• A new cat in the home, which can cause your cat to urine mark. A new dog in the home can also cause your cat to act fearful or aggressive.
    • A lack of scratching posts, which can lead to your cat scratching furniture and other objects in the home.

Part 2
Correcting Your Cat’s Behavior

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    Avoid physically or verbally punishing your cat. Physically or verbally reprimanding your cat is one of the least successful ways to correct your cat’s bad behavior. In fact, hitting your cat or yelling at him can lead your cat to act more fearful around you, be less willing to play with other people, and display more aggressive scratching and biting. Your cat will likely continue to act out when you are out of sight as he knows he can perform the behavior without punishment if you cannot see him.[4]
    • Physical or verbal punishment are generally ineffective, short term solutions to your cat’s issues and will not stop your cat from acting out. Instead, it will create a more stressful environment for you and for your cat. Though it can be hard not to yell or hit your cat when they do something bad, like urine mark your furniture or go to the bathroom on the carpet instead of the litter box, it’s important that you take a deep breath as an owner and try to use a more effective correcting technique.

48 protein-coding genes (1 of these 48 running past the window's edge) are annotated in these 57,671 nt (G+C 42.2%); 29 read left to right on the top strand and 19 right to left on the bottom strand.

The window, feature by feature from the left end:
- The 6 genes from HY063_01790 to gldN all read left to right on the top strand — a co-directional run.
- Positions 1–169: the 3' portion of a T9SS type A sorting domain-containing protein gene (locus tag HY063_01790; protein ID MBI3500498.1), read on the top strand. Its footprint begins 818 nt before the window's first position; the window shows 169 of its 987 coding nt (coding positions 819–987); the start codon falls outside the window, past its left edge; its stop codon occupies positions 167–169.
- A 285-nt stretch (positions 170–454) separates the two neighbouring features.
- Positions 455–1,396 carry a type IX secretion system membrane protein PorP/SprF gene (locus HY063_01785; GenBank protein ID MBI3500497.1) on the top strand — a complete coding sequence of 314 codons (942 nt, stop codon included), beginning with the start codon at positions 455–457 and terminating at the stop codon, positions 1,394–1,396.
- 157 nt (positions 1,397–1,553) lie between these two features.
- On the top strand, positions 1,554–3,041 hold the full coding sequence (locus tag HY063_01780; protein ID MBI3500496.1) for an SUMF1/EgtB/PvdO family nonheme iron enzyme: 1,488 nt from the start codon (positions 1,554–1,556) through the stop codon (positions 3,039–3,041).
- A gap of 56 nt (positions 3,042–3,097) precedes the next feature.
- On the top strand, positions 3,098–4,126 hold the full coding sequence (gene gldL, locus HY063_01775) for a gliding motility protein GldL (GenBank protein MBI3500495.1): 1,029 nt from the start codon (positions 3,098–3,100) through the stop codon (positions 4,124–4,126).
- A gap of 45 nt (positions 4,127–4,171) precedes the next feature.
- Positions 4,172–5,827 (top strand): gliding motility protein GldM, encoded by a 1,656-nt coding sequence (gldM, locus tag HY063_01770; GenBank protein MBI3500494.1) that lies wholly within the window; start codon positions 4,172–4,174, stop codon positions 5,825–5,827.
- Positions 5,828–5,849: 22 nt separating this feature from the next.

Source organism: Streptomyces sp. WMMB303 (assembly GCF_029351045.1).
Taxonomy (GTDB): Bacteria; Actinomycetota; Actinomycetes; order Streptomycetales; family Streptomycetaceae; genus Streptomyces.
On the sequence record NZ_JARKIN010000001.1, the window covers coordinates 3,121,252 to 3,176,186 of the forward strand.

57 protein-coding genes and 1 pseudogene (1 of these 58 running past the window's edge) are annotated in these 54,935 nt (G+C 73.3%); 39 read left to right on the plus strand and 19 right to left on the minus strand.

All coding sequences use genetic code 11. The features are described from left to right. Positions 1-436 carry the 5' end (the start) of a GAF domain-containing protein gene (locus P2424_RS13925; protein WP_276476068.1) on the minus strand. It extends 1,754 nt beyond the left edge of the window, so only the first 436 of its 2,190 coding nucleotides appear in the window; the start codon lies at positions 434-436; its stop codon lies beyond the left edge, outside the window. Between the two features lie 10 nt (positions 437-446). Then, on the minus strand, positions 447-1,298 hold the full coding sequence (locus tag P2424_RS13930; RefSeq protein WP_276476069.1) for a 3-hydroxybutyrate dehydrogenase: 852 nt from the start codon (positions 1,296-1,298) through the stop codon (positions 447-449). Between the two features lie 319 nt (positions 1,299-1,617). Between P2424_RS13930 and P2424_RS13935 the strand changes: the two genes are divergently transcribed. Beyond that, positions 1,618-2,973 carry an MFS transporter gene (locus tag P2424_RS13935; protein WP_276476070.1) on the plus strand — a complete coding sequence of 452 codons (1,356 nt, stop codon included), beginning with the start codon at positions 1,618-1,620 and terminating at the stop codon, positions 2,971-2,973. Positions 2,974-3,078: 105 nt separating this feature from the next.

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    Use remote correction. This technique connects an unpleasant texture, smell, taste, or sound with a certain bad behavior to deter your cat from doing them. You can use home supplies to do remote correction, for example:[5]
    • Texture: You can put sticky paper, aluminum foil, or heavy plastic carpet runners on areas that you would like your cat to avoid. Cats generally dislike walking on any of these textures.
    • Smell: You can use smells cats tend to dislike in areas you do not want your cat to access. For example, placing cloth or cotton balls soaked in citronella, perfume, air freshener, citrus, aloe, eucalyptus oil, and oil of wintergreen on objects or surfaces.
    • Taste: You can rub certain foods on surfaces that your cat likes to chew on or scratch, such as bitter apple, citrus products, hot sauces, cayenne pepper, or aloe gel. Over time, your cat will associate the bad taste with the object or surface and avoid it.
    • Sound: Using noises that startle your cat can deter him from doing a behavior or going on a surface. This could be blowing a whistle, ringing a bell, or shaking a can with some coins inside. Try to use the sound, instead of your voice, to startle him just as he is about to do something you consider bad behavior and he will come to associate the behavior with a negative sound.